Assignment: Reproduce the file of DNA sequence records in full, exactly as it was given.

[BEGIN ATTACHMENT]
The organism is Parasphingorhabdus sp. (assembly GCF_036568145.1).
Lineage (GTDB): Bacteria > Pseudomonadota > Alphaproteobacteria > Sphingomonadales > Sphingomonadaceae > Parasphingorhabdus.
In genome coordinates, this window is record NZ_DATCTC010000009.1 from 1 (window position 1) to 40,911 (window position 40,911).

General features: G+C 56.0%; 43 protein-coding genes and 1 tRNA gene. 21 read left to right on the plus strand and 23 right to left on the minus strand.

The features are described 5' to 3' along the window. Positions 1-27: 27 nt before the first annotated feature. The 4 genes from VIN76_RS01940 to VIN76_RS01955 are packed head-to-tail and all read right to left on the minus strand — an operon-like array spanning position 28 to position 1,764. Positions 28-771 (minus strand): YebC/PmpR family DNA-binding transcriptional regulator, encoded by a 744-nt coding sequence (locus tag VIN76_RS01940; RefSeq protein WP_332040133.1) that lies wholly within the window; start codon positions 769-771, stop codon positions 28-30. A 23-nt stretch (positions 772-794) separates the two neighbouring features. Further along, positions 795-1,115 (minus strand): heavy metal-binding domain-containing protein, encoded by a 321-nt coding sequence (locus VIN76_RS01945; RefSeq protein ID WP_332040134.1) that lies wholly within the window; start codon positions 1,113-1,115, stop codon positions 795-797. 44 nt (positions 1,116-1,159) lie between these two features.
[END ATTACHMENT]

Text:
The organism is Parasphingorhabdus sp. (assembly GCF_036568145.1).
Lineage (GTDB): Bacteria > Pseudomonadota > Alphaproteobacteria > Sphingomonadales > Sphingomonadaceae > Parasphingorhabdus.
In genome coordinates, this window is record NZ_DATCTC010000009.1 from 1 (window position 1) to 40,911 (window position 40,911).

General features: G+C 56.0%; 43 protein-coding genes and 1 tRNA gene. 21 read left to right on the plus strand and 23 right to left on the minus strand.

The features are described 5' to 3' along the window. Positions 1-27: 27 nt before the first annotated feature. The 4 genes from VIN76_RS01940 to VIN76_RS01955 are packed head-to-tail and all read right to left on the minus strand — an operon-like array spanning position 28 to position 1,764. Positions 28-771 (minus strand): YebC/PmpR family DNA-binding transcriptional regulator, encoded by a 744-nt coding sequence (locus tag VIN76_RS01940; RefSeq protein WP_332040133.1) that lies wholly within the window; start codon positions 769-771, stop codon positions 28-30. A 23-nt stretch (positions 772-794) separates the two neighbouring features. Further along, positions 795-1,115 (minus strand): heavy metal-binding domain-containing protein, encoded by a 321-nt coding sequence (locus VIN76_RS01945; RefSeq protein ID WP_332040134.1) that lies wholly within the window; start codon positions 1,113-1,115, stop codon positions 795-797. 44 nt (positions 1,116-1,159) lie between these two features.